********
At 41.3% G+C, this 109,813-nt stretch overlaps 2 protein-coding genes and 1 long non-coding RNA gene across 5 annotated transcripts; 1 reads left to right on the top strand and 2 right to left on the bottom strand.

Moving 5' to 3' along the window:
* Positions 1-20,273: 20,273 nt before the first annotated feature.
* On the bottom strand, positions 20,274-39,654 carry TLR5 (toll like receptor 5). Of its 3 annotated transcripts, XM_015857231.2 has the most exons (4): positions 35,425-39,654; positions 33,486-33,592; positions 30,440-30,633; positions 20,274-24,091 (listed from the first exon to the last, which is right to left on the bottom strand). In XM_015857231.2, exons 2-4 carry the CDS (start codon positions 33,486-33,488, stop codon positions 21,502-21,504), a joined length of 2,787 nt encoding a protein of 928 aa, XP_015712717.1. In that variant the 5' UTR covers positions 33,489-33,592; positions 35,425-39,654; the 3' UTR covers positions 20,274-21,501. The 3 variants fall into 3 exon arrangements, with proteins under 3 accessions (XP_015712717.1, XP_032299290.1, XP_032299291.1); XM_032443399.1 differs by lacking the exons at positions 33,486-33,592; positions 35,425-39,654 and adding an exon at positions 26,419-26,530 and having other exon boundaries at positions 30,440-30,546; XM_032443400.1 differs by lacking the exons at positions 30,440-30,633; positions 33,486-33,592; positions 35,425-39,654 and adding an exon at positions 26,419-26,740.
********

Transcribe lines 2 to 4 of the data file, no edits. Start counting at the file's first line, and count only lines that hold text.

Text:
Moving 5' to 3' along the window:
* Positions 1-20,273: 20,273 nt before the first annotated feature.
* On the bottom strand, positions 20,274-39,654 carry TLR5 (toll like receptor 5). Of its 3 annotated transcripts, XM_015857231.2 has the most exons (4): positions 35,425-39,654; positions 33,486-33,592; positions 30,440-30,633; positions 20,274-24,091 (listed from the first exon to the last, which is right to left on the bottom strand). In XM_015857231.2, exons 2-4 carry the CDS (start codon positions 33,486-33,488, stop codon positions 21,502-21,504), a joined length of 2,787 nt encoding a protein of 928 aa, XP_015712717.1. In that variant the 5' UTR covers positions 33,489-33,592; positions 35,425-39,654; the 3' UTR covers positions 20,274-21,501. The 3 variants fall into 3 exon arrangements, with proteins under 3 accessions (XP_015712717.1, XP_032299290.1, XP_032299291.1); XM_032443399.1 differs by lacking the exons at positions 33,486-33,592; positions 35,425-39,654 and adding an exon at positions 26,419-26,530 and having other exon boundaries at positions 30,440-30,546; XM_032443400.1 differs by lacking the exons at positions 30,440-30,633; positions 33,486-33,592; positions 35,425-39,654 and adding an exon at positions 26,419-26,740.